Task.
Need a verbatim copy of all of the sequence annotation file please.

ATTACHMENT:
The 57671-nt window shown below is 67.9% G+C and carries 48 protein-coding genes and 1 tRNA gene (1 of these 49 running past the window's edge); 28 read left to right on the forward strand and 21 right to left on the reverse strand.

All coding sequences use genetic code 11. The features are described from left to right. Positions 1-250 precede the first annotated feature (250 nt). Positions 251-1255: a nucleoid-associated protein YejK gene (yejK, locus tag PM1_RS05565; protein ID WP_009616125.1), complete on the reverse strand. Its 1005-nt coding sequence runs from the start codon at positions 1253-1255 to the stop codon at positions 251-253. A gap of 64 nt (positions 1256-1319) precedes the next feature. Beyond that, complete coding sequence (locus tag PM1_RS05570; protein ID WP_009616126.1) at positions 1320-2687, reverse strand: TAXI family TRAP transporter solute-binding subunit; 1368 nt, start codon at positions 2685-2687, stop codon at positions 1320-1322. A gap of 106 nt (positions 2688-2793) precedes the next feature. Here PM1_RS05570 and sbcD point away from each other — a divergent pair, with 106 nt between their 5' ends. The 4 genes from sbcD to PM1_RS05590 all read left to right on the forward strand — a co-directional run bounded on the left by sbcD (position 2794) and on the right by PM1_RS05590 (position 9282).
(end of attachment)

The 57671-nt window shown below is 67.9% G+C and carries 48 protein-coding genes and 1 tRNA gene (1 of these 49 running past the window's edge); 28 read left to right on the forward strand and 21 right to left on the reverse strand.

All coding sequences use genetic code 11. The features are described from left to right. Positions 1-250 precede the first annotated feature (250 nt). Positions 251-1255: a nucleoid-associated protein YejK gene (yejK, locus tag PM1_RS05565; protein ID WP_009616125.1), complete on the reverse strand. Its 1005-nt coding sequence runs from the start codon at positions 1253-1255 to the stop codon at positions 251-253. A gap of 64 nt (positions 1256-1319) precedes the next feature. Beyond that, complete coding sequence (locus tag PM1_RS05570; protein ID WP_009616126.1) at positions 1320-2687, reverse strand: TAXI family TRAP transporter solute-binding subunit; 1368 nt, start codon at positions 2685-2687, stop codon at positions 1320-1322. A gap of 106 nt (positions 2688-2793) precedes the next feature. Here PM1_RS05570 and sbcD point away from each other — a divergent pair, with 106 nt between their 5' ends. The 4 genes from sbcD to PM1_RS05590 all read left to right on the forward strand — a co-directional run bounded on the left by sbcD (position 2794) and on the right by PM1_RS05590 (position 9282).